The mediator of Niger Republic and World Vision National Director

Strengthening joint advocacy efforts with Government to put an end to child marriage in Niger

In its mission to protect children, World Vision is relentlessly advocating for an end to violence against children in collaboration with Government and other partners. As part of its campaign "It Takes a World to End Violence Against Children'' launched in Niger in 2016, World Vision is working with the Mediator of the Republic of Niger for the harmonisation of legal texts on the protection of young girls through regional and universal texts ratified by Niger.

Persons in attendance at a workshop organised to mark the collaboration were representatives from various Ministries, USAID, actors intervening in fighting violence against women and children in Niger, and religious and traditional leaders. Launched at the ‘’Palais des Congrès” of Niger, this two-day workshop was held from August 24th to 25th.

“I met a smart little girl who was in primary school with a mark of 9/10. Her family wanted to marry her to a man who could have been old enough to be her grandfather. When I heard the story I went to see her parents and I had to face the anger of her father who exclaimed that she was his daughter and he could do what he wants with her. So, i went to the community police station to report the parents. The marriage was cancelled and the happy child was able to continue her studies and enjoy her childhood" narrated the Canton Chief of Dessa, in Tillabéry Region.

Child marriage is a widespread phenomenon in different parts of the world, but Niger has the highest rate in the world with an average of 37%. This unfortunate phenomenon varies depending on the region, varying from rural to urban areas. This workshop, hence, brought together various stakeholders concerned by the worrying trend to think about the protection of the girl in school, and in general.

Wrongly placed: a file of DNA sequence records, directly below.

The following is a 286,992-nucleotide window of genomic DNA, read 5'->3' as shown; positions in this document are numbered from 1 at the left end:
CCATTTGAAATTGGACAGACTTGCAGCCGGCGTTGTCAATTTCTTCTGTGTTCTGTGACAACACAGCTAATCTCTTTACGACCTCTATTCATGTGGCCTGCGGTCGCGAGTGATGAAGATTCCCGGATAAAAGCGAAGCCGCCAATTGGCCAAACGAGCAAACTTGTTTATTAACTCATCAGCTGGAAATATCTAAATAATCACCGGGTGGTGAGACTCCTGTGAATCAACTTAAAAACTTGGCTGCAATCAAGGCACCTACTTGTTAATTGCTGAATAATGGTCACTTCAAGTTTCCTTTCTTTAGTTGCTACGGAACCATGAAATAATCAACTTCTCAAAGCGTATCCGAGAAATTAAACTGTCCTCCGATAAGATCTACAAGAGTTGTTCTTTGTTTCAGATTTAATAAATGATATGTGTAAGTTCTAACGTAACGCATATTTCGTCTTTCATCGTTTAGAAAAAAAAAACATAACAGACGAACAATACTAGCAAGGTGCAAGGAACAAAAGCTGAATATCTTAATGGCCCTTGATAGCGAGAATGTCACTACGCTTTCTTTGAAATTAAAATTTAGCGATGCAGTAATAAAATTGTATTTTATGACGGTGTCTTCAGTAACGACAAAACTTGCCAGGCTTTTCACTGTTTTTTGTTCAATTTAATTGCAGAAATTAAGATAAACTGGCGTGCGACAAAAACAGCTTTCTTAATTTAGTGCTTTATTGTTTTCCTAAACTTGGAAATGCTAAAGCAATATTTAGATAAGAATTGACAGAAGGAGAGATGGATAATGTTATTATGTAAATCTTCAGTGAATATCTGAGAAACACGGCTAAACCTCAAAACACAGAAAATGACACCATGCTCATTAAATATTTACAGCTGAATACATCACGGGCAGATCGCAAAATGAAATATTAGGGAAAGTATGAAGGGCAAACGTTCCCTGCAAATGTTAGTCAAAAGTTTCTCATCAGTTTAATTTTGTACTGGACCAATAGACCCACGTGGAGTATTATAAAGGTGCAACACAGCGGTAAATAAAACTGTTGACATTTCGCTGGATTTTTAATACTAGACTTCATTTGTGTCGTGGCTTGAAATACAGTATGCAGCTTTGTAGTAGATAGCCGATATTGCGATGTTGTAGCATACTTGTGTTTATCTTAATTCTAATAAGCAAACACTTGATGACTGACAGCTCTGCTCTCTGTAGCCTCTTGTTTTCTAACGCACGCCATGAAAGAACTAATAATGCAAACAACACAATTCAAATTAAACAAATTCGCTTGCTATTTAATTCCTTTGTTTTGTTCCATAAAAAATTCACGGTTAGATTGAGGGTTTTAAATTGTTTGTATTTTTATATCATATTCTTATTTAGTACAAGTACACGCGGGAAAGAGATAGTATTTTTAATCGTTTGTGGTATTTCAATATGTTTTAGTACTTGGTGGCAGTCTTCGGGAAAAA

"In Niger the most affected regions by child marriage are respectively Diffa - where the percentage is 89%-, in Zinder where it is 88%, and in Maradi 87%. And this practice has health, economic, social and cultural consequences; that's why we must do everything to lead a crusade against this plague." said the Mediator of the Republic of Niger in his speech.

Child marriage may be rooted in tradition, but it is a practice that the Government was keen to reverse even before the advent of the COVID-19 pandemic. Last year, Niger's President, Hon. Mahamadou Issoufou denounced it as pedophilia.

The Mediator Hon. Ali Sirfi Maiga –a lawyer himself who fervently fights against child marriage– noted that it is unfortunate that so many parents prefer to see their daughter in an unhappy marriage rather than having a baby born out of wedlock. Thankfully, there was been a change since more actors like World Vision intensified efforts to curb violence in collaboration with Government. "Before, people did not dare to talk about child marriage, but now people can talk about it freely. Attitudes are starting to change and girls are fighting too, "he said.

World Vision in collaboration with various stakeholders, is determined to reduce the marriage of children (girls and boys) under the age of 18 in its development programmes. At the event, World Vision's National Director for Niger, Yves Habumugisha, noted: “It is undeniable that efforts have been made to create conditions for the well-being of children in Niger; but it is also true that significant challenges still lie ahead."

Legislative proposals were made during this workshop in order to harmonise Nigerian legal texts with universal regional instruments. Advocacy actions will also be carried out for the same purpose.

Click here to learn more about how we're collaborating with the Government of Niger to ensure that children are protected and cared for even in the midst of the pandemic.